It is the 29th of August 2021. Welcome to the Christian History Almanac brought to you by 1517 at 1517.org, I’m Dan van Voorhis.
Mailtime! That’s right- a double mailbag week- we have a question on tomorrow’s show about Adoniram Judson. Today we take a question from Jordan in Portland.
“So my church recently joined a new denomination, the Evangelical Covenant Church. They have roots in the Lutheran Pietistic movement, specifically in its Swedish variety and I would love to hear more from you about this enigmatic group. How did the Halle movement find its way to Sweden, and then to the U.S.? And how did they (do they?) differ from Muhlenberg and those following after him?”
Well, this is how you get me to answer your question quickly- Pietism is in my top 5 things to talk about- so let me break it down.
Pietism was a movement that came out of the German Lutheran church in the late 1600s. The name is Phillip Jakob Spener and his “Pia Desideria” or “Pious Desires”. He was inspired by Johann Arndt who attempted to draw on Luther’s use of late medieval devotional works for modern Lutheranism. Let me give you my 3 points of Pietism
- It claims that the Lutheran church had overemphasized the cognitive aspects of Christianity and sought to reinvigorate the affective elements of Lutheran Christianity.
- It believed that the Reformation was not a one-time fix, but a model for the church at all times. You might see the phrase “Semper Reformanda” in their literature, this means “always reforming”. Concomitant to this is a de-emphasizing of the Lutheran Confessional writings from the previous century.
- Lastly, they met in conventicles or “churches within the church”. Think of these like small groups that become church plants. But when there is a state church you don’t get to “plant new churches”. You’re breaking the law by not attending the church. These were pious rebels.
Swedish Pietism (and Scandinavian Pietism in general) does not differ very much from German Pietism in content. Because the content in Sweden came from Germany. Trade routes made for a bustling book trade and as the Scandinavian countries had become Lutheran in the 16th century, Pietism as a kind of “update” to the original (my kids would call it a DLC) would excite some.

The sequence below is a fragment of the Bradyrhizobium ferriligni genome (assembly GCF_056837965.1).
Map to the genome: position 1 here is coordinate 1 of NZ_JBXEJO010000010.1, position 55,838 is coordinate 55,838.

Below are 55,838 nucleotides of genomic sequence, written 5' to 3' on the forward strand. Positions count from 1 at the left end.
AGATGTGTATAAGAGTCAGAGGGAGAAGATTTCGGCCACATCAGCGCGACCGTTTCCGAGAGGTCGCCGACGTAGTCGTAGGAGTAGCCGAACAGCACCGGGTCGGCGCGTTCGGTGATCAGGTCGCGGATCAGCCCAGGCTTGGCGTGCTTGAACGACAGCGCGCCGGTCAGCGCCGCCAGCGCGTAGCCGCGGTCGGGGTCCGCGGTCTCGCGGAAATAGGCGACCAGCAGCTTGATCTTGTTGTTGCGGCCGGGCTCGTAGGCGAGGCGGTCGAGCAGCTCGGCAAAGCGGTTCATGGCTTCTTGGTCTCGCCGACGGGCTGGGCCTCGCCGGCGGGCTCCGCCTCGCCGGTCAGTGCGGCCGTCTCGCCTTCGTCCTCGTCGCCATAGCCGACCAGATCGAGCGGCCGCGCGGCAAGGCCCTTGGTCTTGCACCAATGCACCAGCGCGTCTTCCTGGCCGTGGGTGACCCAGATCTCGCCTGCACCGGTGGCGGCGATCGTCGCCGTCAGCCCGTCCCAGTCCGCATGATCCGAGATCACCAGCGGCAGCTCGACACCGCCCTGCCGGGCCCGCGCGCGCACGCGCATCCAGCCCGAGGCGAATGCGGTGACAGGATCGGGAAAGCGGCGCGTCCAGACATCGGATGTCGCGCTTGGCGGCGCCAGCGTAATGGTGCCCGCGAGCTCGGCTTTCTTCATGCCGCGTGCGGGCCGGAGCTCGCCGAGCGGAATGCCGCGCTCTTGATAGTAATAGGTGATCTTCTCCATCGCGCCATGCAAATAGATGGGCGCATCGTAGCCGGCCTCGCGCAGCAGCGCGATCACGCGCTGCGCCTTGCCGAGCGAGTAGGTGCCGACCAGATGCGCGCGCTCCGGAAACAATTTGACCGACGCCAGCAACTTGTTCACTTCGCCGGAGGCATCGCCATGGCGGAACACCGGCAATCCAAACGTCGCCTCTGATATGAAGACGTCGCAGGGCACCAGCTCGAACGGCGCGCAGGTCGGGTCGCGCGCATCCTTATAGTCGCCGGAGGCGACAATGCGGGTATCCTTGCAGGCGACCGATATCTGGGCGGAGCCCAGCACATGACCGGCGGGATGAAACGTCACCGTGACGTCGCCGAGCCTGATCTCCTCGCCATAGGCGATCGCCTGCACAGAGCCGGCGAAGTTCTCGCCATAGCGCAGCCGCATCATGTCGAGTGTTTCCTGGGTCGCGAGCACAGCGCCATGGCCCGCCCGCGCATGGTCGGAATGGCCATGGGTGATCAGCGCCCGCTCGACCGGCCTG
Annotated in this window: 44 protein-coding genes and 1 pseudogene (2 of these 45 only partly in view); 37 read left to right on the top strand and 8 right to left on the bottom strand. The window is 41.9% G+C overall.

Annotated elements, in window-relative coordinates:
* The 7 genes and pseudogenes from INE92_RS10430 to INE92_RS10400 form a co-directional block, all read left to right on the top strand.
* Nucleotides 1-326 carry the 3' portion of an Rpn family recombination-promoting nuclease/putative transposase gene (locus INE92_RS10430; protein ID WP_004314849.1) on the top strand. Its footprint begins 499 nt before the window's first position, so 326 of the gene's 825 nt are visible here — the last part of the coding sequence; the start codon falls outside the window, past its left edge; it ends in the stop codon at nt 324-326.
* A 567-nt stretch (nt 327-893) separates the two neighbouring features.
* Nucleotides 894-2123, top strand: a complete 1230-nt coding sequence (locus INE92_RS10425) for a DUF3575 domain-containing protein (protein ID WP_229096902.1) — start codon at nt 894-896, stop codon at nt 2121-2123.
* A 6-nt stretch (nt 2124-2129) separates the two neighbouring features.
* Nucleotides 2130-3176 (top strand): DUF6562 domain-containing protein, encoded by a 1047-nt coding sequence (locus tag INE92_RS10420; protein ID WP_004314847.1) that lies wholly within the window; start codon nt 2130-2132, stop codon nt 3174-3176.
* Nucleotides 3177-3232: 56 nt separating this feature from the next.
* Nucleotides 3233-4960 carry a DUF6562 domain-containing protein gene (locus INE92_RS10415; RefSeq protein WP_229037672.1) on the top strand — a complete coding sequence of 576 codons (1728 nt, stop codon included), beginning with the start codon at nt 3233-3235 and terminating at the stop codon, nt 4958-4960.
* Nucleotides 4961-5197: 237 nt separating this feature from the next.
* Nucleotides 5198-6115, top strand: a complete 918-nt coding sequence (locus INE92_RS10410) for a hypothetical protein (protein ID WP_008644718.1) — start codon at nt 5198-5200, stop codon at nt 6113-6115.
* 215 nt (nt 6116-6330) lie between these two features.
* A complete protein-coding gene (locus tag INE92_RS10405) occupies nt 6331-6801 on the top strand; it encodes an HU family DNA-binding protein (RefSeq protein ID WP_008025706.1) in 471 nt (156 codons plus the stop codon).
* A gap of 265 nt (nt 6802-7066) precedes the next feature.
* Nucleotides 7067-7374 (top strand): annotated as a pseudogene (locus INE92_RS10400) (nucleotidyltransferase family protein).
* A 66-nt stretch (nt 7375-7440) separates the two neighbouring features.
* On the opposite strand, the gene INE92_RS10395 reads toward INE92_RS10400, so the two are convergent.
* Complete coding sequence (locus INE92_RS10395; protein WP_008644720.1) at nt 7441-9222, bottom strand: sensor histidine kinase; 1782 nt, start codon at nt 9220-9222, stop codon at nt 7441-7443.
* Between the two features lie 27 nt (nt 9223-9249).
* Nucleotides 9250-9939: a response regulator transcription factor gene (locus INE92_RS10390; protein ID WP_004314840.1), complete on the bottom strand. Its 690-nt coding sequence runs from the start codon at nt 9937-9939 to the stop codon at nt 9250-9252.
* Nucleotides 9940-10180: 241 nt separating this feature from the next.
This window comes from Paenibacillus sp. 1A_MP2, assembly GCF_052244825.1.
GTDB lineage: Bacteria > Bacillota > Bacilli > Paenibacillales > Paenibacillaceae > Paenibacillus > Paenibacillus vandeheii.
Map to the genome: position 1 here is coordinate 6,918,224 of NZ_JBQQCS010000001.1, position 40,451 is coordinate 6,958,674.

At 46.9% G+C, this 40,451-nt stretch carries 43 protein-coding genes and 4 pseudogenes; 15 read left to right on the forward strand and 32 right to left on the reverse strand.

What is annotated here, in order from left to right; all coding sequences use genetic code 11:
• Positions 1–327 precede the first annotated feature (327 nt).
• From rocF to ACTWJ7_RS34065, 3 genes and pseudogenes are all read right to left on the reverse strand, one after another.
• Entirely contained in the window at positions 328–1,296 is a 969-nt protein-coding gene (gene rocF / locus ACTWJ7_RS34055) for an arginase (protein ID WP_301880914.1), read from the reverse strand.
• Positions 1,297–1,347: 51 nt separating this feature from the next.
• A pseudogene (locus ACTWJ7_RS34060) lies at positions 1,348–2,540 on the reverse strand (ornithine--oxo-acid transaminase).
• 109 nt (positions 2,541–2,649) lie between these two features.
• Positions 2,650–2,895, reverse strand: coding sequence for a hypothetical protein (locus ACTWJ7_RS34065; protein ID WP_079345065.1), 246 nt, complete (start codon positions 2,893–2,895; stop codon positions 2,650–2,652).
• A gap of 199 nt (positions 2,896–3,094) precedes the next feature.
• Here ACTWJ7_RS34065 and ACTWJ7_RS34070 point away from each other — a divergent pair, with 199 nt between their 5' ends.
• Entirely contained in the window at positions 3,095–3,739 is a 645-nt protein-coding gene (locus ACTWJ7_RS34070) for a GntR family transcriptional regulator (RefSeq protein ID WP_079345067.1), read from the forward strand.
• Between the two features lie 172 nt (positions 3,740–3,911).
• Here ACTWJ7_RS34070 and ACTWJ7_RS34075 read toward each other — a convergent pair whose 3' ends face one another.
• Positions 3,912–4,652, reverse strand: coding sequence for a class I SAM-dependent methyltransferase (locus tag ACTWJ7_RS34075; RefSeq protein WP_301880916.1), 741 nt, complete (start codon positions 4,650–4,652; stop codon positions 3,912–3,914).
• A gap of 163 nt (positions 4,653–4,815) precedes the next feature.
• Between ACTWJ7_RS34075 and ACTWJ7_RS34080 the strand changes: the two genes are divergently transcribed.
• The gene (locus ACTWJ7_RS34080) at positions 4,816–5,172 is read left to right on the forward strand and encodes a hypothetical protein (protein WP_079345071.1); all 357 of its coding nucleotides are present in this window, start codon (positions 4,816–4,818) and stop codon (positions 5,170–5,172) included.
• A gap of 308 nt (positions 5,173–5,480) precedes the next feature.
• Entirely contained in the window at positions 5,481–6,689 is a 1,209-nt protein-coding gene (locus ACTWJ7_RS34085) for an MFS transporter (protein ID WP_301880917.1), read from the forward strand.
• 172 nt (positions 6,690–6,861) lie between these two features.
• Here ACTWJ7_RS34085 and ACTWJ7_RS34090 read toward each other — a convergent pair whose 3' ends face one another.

Also, in Sweden and other Scandinavian countries, Pietism could represent an act of rebellion. In a country with a state church, you protest by joining the group rebelling against the idea of a state church. During the great Swedish Migration of the 19th century, many would come to America and develop Lutheran churches and also Free Covenant churches. You see these words a lot. They are “Free” in that they are not a state church, and they are covenant in so far as they are in “covenant” with others in the church more than with a denominational structure.
Muhlenberg did interact with the Swedish in Delaware and many of them were absorbed into his broad synod. The “Swedishness” was muted in that group whereas the later north and midwestern would keep their “Swedishness”. My wife’s family still does a smorgasbord during Christmas time and two years ago put up a Swedish flag in their house for the celebration. It’s really almost kitsch for them now as the patriarch of the family- Grandpa Ray- was born in Iowa to Swedish parents.
But this gets to the crux of the question- all of our churches have ethnic and theological roots that we decide what to do with. I’m sure there are many in the Evangelical Covenant Church who still enjoy their Lutefisk and Spener but they also might be from Torrance and attending because its close.
Unfortunately, I found that “pietism” has become something of an ill-defined boogeyman amongst some Lutherans. Opponents of Lutheran Pietism sometimes bemoan its scattered global scope- but that’s what you get when you send out missionaries. Opponents also bemoan the lack of uniformity in the movement. Perhaps that’s what happens when you have to adapt theologies to different contexts. Are they Lutheran? Are they Conservative or Progressive? Do they retain any Swedish peculiarities? My answer would be: ask them!
The last word for today comes from Jude:
20 But you, dear friends: build each other up on the foundation of your most holy faith, pray in the Holy Spirit, 21 keep each other in the love of God, wait for the mercy of our Lord Jesus Christ, who will give you eternal life. 22 Have mercy on those who doubt.
This has been the Christian History Almanac for the 29th of August 2021 brought to you by 1517 at 1517.org.
The show is produced by a man whose Karaoke go-to is Abba’s Dancing Queen. He is Christoper Gillespie.
The show is written and read by a man who reminds you it’s not pronounced eye-key-ah but Eee-Keh-Yah. I’m Dan van Voorhis.
You can catch us here every day- and remember that the rumors of grace, forgiveness, and the redemption of all things are true…. Everything is going to be ok.